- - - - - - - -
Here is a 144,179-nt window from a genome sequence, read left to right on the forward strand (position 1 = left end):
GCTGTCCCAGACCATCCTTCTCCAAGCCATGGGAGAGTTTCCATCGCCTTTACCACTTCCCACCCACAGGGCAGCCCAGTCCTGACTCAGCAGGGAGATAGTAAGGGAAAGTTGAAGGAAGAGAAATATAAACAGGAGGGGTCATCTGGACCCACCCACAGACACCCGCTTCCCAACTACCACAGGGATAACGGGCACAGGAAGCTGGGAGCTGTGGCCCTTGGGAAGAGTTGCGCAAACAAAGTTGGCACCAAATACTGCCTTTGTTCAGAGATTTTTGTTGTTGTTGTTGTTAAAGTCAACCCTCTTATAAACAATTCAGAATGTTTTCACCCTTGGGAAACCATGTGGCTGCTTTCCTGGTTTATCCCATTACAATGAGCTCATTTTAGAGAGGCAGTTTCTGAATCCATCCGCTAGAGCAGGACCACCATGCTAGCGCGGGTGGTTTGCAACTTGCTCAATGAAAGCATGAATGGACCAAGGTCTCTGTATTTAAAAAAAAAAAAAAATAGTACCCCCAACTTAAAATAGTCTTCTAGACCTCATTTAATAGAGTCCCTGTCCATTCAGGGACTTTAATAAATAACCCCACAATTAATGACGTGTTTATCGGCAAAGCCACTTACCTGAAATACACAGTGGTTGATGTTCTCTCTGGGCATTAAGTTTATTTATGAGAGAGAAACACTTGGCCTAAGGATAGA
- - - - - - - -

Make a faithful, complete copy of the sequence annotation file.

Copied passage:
Here is a 144,179-nt window from a genome sequence, read left to right on the forward strand (position 1 = left end):
GCTGTCCCAGACCATCCTTCTCCAAGCCATGGGAGAGTTTCCATCGCCTTTACCACTTCCCACCCACAGGGCAGCCCAGTCCTGACTCAGCAGGGAGATAGTAAGGGAAAGTTGAAGGAAGAGAAATATAAACAGGAGGGGTCATCTGGACCCACCCACAGACACCCGCTTCCCAACTACCACAGGGATAACGGGCACAGGAAGCTGGGAGCTGTGGCCCTTGGGAAGAGTTGCGCAAACAAAGTTGGCACCAAATACTGCCTTTGTTCAGAGATTTTTGTTGTTGTTGTTGTTAAAGTCAACCCTCTTATAAACAATTCAGAATGTTTTCACCCTTGGGAAACCATGTGGCTGCTTTCCTGGTTTATCCCATTACAATGAGCTCATTTTAGAGAGGCAGTTTCTGAATCCATCCGCTAGAGCAGGACCACCATGCTAGCGCGGGTGGTTTGCAACTTGCTCAATGAAAGCATGAATGGACCAAGGTCTCTGTATTTAAAAAAAAAAAAAAATAGTACCCCCAACTTAAAATAGTCTTCTAGACCTCATTTAATAGAGTCCCTGTCCATTCAGGGACTTTAATAAATAACCCCACAATTAATGACGTGTTTATCGGCAAAGCCACTTACCTGAAATACACAGTGGTTGATGTTCTCTCTGGGCATTAAGTTTATTTATGAGAGAGAAACACTTGGCCTAAGGATAGA